|The Frankfurt-Tipp rating - Movie:|
|Production country:||Kanada 2014|
|Running time:||Approx. 86 min.|
|Number of discs:||1|
|Languages:||German, English (DTS-HD Master Audio 5.1)|
|Subtitles:||Deutsch, Englisch, Niederländisch|
|Picture format:||16:9 (1.78:1) 1080 24p High Definition|
|Bonus:||Behind the Scenes, Trailer, Program Tips|
Movie: In the future, computer programs have become extremely powerful. To avoid losing full control of them, a group of convicted cybercriminals are tasked with cleaning up and, if necessary, deleting some faulty programs on various space freighters. When the repair of an Orcus freighter is ordered on short notice, everything looks like a routine job at first. What the inmates and their warden don't know, however, is that the spacecraft is a former prison freighter where the guardian program IAM (Jason Momoa) has taken on a dangerous life of its own. It's not long before the attempts to shut down IAM claim their first victim. But in the tough hacker Kaida (Jeananne Goossen), the murderous computer program has found a serious adversary...
With Debug - Enemy System, director David Hewlett (Stargate Atlantis), who is also known as an actor, has staged a sci-fi cyberthriller that, especially at the beginning, reminds a little of the concept of the series Add a Friend. Most of the time you watch the protagonists via screens or surveillance cameras, and especially at the beginning even the actions of the convicted cybercriminals seem to be limited to sitting and typing. That doesn't sound very exciting - and apart from the hypothermic atmosphere of the Orcus freighter, it isn't. It's only when Kaida realises how powerful IAM is and she does everything she can to get herself and the others out of the spaceship alive that things pick up.
There are some thoroughly enjoyable moments and decent tension. But unfortunately this is not enough to console over the sometimes very poor effects and the sometimes very wooden acting of some actors. However, despite the low budget, you can always tell that Hewlett and his team approached the production with a love for the genre. Sure, even a series like Stargate Atlantis has better computer effects to offer at times. And the script could have done a lot more with the good premise as well. But as a pure B-movie, the fight against a murderous computer program offers absolutely decent entertainment.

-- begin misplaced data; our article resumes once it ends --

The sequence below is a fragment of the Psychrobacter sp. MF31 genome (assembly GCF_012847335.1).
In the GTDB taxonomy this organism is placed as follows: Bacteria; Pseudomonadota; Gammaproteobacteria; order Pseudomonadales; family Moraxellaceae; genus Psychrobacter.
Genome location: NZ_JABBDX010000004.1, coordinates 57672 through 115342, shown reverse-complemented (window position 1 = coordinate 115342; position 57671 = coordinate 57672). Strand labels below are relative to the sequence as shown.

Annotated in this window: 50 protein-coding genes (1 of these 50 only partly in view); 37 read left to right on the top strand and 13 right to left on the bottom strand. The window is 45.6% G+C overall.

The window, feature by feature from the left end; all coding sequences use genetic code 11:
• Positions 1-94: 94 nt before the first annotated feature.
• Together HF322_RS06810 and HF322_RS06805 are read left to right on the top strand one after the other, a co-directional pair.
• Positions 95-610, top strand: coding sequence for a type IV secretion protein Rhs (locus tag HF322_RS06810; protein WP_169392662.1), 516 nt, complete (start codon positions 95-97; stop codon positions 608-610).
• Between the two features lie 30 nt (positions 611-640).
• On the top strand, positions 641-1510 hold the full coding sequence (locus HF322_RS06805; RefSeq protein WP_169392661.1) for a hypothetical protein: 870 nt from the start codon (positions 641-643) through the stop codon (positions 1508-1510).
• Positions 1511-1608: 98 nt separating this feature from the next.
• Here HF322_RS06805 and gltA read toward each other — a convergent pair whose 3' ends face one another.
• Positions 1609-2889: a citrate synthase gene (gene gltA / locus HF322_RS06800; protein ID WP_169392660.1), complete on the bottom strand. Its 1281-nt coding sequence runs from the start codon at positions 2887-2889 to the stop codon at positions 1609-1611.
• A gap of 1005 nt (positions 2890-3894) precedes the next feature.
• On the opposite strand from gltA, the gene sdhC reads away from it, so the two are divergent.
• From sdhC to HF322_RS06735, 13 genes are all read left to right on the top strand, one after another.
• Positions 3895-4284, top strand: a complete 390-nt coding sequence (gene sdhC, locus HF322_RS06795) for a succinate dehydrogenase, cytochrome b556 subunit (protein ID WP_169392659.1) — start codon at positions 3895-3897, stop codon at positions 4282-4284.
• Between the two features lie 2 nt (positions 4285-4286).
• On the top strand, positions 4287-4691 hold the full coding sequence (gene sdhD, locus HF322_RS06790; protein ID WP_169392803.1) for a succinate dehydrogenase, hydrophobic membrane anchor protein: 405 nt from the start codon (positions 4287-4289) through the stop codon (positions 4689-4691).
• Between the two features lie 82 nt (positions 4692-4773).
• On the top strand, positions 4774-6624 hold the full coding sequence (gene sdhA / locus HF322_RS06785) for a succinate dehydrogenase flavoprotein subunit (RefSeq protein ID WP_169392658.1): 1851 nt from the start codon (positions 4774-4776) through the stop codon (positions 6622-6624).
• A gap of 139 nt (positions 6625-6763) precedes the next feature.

With a little more money and a better script, Debug - Enemy System could have been a really good sci-fi thriller. As it is, the film still became an acceptable B-movie, especially in the second half, which lives on the passion of the director, the atmospheric set and some successful moments of suspense. So if you lower your expectations and can just overlook the effects on videogame level, you will still be well entertained and can confidently enter the Orcus freighter.
Picture + Sound: Debug - Enemy System is not an expensive Hollywood production, but a small independent film from Canada. As such, not too much should be expected of the audiovisuals. There are some noticeable weaknesses in both areas, but for a small production like this, both the absolutely clean, largely sharp picture with its atmospheric undercooled colouring, as well as the sound with its neatly implemented sound effects and the well intelligible mixed dialogue can convince. Good!
Extras: As a bonus, in addition to the trailer, there is a quite worth seeing look behind the scenes (approx. 18:11 min.), which reveals with what ambitions David Hewlett approached the production of the sci-fi cyber thriller.
Conclusion: Debug - Enemy System is low budget sci-fi fare that doesn't necessarily score with great effects or a polished script. Still, it's noticeable that director David Hewlett has approached the film with a love for the genre and a very exciting story at its core. The result is solid B-movie fare with a slight trash factor. Nothing more, but nothing less either. On the Blu-ray, the film presents itself in good picture and sound quality. The bonus material offers a nice look behind the scenes, where the ambitions of the creators are better apparent than in the finished film. Not a masterpiece, but in the end just recommendable!
An article by Frankfurt-Tipp